Replenished Supplies of Free Mulch to be Available to Residents
The St. Mary's County department of Public Works and Transportation has some good news for citizens. Free mulch has been prepared and is set to become available to those seeking to acquire some for their use.
County residents are welcome to pick up mulch free of charge, beginning this Friday, June 8, at the St. Andrew's Landfill. Mulch is available for pickup between 8 a.m. and 4 p.m., Monday through Saturday. The St. Andrew's Landfill is closed on Sundays. Mulch will be available on a first come, first serve basis.
Citizens are reminded that they are responsible for the loading and transportation of the mulch. Please bring a shovel, pitchfork or similar hand tool to load the mulch. Covering the load with a tarp prior to transporting is required in order to minimize material from blowing off the vehicle.
If assistance is required, special needs exist or additional information is requested, please contact the Department of Public Works & Transportation at 301-475-4200, ext. *3517. Additional Recycling/Solid Waste Program information is available on the web at www.co.saintmarys.md.us/dpw/
Recreation & Parks Board Changes June Meeting Location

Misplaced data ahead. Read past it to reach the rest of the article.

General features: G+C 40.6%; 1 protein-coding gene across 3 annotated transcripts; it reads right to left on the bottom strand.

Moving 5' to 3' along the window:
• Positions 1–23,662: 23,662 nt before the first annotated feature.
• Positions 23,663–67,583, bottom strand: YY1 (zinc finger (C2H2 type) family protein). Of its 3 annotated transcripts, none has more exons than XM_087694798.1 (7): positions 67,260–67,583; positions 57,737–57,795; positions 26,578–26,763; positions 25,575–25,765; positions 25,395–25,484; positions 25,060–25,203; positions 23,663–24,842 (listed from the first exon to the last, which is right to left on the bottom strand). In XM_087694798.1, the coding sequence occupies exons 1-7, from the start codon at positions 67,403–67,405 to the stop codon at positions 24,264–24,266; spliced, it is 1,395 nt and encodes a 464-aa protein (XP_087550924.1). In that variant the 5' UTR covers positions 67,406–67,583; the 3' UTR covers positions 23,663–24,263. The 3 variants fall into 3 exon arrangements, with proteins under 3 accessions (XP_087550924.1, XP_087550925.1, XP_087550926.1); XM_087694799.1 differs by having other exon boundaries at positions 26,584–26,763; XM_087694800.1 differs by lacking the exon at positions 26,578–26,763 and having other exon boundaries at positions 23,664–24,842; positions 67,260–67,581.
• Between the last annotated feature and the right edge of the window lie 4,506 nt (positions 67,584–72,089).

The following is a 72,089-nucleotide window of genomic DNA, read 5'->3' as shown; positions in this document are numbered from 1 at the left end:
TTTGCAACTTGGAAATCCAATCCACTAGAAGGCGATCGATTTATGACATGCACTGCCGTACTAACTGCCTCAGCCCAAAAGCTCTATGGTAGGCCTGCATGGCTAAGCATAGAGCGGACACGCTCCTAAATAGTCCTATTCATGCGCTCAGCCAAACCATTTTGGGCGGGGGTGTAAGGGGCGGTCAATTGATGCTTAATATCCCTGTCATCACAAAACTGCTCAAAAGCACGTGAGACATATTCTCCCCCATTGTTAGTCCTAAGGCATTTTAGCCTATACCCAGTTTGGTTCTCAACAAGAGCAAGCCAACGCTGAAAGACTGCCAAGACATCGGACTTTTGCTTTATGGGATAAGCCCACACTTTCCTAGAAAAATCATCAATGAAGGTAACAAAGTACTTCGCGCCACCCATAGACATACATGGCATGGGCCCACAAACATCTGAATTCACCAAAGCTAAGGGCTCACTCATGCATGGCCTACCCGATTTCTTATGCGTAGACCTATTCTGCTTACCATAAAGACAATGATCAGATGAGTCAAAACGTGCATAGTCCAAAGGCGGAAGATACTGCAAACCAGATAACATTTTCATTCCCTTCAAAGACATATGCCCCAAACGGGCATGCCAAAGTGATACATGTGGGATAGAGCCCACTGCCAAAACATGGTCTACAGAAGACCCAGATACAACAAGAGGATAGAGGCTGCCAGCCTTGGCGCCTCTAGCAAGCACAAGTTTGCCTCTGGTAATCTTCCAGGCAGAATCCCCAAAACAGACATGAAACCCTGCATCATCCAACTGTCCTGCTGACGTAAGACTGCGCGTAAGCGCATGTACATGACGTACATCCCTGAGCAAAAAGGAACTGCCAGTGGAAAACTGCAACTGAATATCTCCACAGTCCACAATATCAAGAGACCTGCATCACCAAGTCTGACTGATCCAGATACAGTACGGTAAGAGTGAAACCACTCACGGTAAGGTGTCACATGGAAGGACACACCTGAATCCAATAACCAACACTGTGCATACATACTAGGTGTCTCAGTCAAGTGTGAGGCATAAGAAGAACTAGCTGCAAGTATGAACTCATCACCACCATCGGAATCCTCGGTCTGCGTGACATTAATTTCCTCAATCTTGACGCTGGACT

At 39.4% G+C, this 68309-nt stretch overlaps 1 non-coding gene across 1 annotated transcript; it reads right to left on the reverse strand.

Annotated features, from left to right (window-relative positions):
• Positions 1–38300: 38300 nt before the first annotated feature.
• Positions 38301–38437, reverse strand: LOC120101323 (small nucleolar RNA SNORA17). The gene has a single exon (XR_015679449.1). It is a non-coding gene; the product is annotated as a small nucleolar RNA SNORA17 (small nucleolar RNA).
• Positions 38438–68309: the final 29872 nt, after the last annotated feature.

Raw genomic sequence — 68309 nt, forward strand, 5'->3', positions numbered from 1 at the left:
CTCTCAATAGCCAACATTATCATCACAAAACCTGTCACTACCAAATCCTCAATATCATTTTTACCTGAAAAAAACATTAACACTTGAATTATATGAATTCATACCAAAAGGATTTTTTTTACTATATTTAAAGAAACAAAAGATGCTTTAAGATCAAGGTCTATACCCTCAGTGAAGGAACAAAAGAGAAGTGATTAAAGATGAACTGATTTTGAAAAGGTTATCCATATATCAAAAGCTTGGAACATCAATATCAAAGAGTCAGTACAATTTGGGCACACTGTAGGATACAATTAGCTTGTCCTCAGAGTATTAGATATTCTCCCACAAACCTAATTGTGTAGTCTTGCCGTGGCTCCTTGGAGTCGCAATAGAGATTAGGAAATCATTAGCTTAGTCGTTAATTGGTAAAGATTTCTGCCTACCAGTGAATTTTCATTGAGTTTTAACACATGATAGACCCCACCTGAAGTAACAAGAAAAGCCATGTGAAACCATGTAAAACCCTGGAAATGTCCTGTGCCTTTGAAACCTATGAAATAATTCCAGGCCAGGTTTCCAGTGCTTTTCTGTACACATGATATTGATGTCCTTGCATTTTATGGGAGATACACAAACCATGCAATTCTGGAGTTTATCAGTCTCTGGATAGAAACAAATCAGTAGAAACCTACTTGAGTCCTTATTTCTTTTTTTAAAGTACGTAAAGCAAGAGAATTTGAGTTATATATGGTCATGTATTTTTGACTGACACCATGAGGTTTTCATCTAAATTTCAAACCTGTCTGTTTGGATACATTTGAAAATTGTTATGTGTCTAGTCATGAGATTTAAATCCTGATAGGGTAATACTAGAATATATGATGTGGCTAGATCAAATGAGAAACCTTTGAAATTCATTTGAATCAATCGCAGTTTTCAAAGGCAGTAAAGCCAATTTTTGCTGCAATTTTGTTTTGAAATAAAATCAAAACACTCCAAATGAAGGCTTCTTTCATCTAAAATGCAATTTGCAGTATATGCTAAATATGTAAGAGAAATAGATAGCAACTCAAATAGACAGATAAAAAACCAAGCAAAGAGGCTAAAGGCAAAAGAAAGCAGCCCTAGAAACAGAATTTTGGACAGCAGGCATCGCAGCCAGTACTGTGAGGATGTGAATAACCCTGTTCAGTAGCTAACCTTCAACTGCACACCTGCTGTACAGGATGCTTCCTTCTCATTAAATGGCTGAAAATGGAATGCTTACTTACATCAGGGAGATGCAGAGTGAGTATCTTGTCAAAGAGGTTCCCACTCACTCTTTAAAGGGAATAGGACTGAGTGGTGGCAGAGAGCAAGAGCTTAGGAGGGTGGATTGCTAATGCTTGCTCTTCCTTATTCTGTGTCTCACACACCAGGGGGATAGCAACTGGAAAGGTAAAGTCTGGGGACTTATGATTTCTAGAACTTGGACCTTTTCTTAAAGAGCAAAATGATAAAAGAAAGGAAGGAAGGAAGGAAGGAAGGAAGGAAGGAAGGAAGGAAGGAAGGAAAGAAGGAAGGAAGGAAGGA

The location of the St. Mary's County Recreation and Parks Board meeting, scheduled for Thursday, June 7, has been changed. The meeting will begin at 5:30 p.m. with a tour of the St. Mary's Gymnastics Center facility, located at 21770-A FDR Blvd. in Great Mills. The meeting will then move to the Lexington Park Volunteer Rescue Squad, located at 21685 FDR Blvd. in Lexington Park, for the business meeting.
Recreation and Parks Board meetings are generally held on the first Thursday of each month, at 5:30 p.m., in the commissioners meeting room inside the Chesapeake Building in Leonardtown, unless otherwise noted.
For more information, please contact the St. Mary's County Department of Recreation and Parks at 301-475-4200, ext. *1811.